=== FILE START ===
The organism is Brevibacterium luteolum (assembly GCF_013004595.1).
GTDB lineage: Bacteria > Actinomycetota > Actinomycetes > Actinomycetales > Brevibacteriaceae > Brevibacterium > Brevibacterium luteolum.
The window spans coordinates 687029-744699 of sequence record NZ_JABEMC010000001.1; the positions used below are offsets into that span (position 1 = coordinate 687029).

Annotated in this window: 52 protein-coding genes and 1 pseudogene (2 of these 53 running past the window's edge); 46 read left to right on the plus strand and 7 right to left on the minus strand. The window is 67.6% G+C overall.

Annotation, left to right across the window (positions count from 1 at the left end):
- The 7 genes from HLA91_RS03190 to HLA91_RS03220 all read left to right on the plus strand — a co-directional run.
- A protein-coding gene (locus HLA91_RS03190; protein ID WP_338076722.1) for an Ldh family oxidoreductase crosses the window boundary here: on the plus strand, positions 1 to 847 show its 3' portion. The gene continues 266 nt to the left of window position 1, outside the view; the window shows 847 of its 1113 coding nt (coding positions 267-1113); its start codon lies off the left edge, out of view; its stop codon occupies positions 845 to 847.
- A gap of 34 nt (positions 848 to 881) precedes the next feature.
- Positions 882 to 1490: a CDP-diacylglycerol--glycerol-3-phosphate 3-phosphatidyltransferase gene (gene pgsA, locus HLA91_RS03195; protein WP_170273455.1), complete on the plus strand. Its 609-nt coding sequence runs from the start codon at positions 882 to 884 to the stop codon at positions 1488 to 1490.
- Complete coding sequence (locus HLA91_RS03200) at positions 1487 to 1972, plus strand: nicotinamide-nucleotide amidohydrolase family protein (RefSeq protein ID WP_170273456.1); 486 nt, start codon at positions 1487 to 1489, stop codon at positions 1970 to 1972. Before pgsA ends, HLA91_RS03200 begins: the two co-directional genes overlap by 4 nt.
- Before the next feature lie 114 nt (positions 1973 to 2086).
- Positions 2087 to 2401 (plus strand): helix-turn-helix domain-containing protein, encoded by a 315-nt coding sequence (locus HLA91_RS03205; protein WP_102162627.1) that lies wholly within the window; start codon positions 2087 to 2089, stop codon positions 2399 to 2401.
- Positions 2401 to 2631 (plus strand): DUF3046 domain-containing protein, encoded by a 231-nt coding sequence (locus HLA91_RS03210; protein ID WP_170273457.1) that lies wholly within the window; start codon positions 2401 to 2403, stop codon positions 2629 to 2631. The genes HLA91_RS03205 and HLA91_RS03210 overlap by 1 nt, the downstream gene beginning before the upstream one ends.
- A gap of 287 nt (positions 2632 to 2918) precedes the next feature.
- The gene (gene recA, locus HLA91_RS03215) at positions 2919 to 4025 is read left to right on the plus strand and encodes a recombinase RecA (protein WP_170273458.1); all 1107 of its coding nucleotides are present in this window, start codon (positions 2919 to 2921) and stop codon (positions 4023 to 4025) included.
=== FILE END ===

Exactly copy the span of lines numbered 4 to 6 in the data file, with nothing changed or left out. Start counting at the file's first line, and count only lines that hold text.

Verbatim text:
Annotated in this window: 52 protein-coding genes and 1 pseudogene (2 of these 53 running past the window's edge); 46 read left to right on the plus strand and 7 right to left on the minus strand. The window is 67.6% G+C overall.

Annotation, left to right across the window (positions count from 1 at the left end):
- The 7 genes from HLA91_RS03190 to HLA91_RS03220 all read left to right on the plus strand — a co-directional run.